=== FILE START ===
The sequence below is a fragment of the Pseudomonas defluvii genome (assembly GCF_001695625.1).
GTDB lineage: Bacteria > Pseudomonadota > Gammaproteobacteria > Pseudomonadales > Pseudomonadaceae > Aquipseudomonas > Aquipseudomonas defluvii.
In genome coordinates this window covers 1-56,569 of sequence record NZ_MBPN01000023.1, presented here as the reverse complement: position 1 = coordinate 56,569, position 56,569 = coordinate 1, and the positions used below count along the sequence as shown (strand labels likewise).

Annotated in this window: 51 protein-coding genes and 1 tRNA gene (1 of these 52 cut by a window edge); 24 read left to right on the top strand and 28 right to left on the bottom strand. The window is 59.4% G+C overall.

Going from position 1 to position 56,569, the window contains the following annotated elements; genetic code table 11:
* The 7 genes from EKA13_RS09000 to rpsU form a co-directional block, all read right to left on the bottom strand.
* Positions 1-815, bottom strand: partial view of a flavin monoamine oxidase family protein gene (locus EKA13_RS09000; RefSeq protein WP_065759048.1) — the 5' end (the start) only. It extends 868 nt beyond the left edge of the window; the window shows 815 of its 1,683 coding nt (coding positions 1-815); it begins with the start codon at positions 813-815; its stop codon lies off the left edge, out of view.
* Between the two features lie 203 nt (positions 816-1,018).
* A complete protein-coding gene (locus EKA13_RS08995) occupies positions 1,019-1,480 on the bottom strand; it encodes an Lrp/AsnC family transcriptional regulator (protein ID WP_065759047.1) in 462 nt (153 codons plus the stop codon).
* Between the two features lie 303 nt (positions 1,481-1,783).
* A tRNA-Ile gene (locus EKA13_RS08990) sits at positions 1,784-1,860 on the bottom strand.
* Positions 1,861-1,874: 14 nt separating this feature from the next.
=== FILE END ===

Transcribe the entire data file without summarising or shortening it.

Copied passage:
The sequence below is a fragment of the Pseudomonas defluvii genome (assembly GCF_001695625.1).
GTDB lineage: Bacteria > Pseudomonadota > Gammaproteobacteria > Pseudomonadales > Pseudomonadaceae > Aquipseudomonas > Aquipseudomonas defluvii.
In genome coordinates this window covers 1-56,569 of sequence record NZ_MBPN01000023.1, presented here as the reverse complement: position 1 = coordinate 56,569, position 56,569 = coordinate 1, and the positions used below count along the sequence as shown (strand labels likewise).

Annotated in this window: 51 protein-coding genes and 1 tRNA gene (1 of these 52 cut by a window edge); 24 read left to right on the top strand and 28 right to left on the bottom strand. The window is 59.4% G+C overall.

Going from position 1 to position 56,569, the window contains the following annotated elements; genetic code table 11:
* The 7 genes from EKA13_RS09000 to rpsU form a co-directional block, all read right to left on the bottom strand.
* Positions 1-815, bottom strand: partial view of a flavin monoamine oxidase family protein gene (locus EKA13_RS09000; RefSeq protein WP_065759048.1) — the 5' end (the start) only. It extends 868 nt beyond the left edge of the window; the window shows 815 of its 1,683 coding nt (coding positions 1-815); it begins with the start codon at positions 813-815; its stop codon lies off the left edge, out of view.
* Between the two features lie 203 nt (positions 816-1,018).
* A complete protein-coding gene (locus EKA13_RS08995) occupies positions 1,019-1,480 on the bottom strand; it encodes an Lrp/AsnC family transcriptional regulator (protein ID WP_065759047.1) in 462 nt (153 codons plus the stop codon).
* Between the two features lie 303 nt (positions 1,481-1,783).
* A tRNA-Ile gene (locus EKA13_RS08990) sits at positions 1,784-1,860 on the bottom strand.
* Positions 1,861-1,874: 14 nt separating this feature from the next.